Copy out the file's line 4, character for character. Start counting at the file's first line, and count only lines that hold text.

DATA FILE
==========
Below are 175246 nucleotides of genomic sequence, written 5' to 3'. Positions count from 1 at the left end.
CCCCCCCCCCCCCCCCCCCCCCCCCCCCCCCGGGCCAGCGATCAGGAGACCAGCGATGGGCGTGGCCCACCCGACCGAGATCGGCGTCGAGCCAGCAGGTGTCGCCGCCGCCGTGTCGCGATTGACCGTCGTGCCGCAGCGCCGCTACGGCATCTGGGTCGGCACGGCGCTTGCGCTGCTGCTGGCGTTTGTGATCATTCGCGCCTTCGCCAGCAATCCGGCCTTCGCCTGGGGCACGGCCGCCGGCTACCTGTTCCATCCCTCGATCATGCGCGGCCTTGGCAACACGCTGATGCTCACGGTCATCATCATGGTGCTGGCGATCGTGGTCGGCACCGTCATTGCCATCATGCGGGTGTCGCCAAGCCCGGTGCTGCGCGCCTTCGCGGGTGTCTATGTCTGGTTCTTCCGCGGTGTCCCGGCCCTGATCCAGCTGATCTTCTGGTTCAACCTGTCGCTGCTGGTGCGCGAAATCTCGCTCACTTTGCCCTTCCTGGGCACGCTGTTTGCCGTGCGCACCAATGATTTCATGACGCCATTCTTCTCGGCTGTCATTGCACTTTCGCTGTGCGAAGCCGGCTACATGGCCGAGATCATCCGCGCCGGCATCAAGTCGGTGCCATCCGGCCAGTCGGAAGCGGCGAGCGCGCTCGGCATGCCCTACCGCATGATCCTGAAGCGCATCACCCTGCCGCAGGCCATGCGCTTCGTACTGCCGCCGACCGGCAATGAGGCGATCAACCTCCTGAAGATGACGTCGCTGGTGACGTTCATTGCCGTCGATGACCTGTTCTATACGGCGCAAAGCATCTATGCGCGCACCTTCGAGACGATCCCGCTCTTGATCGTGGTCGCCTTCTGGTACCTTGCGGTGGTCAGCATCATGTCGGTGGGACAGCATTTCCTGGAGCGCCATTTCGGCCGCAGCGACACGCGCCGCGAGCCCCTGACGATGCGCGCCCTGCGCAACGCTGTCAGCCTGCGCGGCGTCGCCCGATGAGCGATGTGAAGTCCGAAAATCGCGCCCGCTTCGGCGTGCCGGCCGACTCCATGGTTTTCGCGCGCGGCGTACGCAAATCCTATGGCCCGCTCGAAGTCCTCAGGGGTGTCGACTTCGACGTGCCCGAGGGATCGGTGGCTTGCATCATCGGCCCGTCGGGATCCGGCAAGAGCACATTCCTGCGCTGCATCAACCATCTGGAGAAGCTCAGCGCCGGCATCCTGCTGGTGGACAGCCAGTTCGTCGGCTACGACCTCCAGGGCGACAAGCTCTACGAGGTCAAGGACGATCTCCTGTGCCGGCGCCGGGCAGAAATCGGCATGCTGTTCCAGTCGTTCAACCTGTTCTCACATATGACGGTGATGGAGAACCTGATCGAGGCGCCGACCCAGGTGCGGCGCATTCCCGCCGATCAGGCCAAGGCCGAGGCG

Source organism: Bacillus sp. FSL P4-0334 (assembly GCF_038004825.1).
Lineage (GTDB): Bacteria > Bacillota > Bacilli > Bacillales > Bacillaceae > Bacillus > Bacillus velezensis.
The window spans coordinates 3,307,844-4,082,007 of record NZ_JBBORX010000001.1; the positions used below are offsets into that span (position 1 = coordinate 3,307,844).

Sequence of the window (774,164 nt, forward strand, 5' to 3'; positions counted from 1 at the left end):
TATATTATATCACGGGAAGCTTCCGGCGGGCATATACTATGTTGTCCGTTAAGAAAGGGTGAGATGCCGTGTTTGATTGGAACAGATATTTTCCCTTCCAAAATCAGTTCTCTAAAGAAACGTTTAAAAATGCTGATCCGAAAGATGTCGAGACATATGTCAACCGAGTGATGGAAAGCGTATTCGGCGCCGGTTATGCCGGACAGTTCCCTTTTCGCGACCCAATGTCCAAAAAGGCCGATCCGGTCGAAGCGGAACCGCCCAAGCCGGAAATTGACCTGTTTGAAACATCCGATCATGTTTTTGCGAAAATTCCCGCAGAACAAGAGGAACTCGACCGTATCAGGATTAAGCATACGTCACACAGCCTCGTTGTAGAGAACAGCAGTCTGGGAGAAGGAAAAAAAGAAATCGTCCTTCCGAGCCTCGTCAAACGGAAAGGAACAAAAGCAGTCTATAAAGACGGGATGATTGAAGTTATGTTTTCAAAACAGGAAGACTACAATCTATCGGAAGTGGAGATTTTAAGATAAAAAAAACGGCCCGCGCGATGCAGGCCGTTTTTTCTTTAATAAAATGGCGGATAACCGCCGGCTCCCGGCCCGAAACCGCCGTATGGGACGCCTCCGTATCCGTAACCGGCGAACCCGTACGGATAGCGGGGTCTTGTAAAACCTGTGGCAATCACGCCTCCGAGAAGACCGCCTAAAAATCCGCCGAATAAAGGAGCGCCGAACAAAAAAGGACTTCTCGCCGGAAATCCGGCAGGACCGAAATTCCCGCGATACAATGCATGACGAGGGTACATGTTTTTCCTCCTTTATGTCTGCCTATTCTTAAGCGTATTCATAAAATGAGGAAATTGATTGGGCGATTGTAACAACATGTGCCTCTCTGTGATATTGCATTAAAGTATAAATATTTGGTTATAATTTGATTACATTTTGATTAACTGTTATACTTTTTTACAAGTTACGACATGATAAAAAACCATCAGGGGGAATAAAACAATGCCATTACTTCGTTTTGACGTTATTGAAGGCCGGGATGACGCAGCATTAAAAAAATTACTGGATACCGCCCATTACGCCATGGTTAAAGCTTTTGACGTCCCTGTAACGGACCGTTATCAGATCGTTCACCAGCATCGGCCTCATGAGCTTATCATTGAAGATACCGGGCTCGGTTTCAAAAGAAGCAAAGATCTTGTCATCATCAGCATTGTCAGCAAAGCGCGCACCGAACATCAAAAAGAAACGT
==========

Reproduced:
Lineage (GTDB): Bacteria > Bacillota > Bacilli > Bacillales > Bacillaceae > Bacillus > Bacillus velezensis.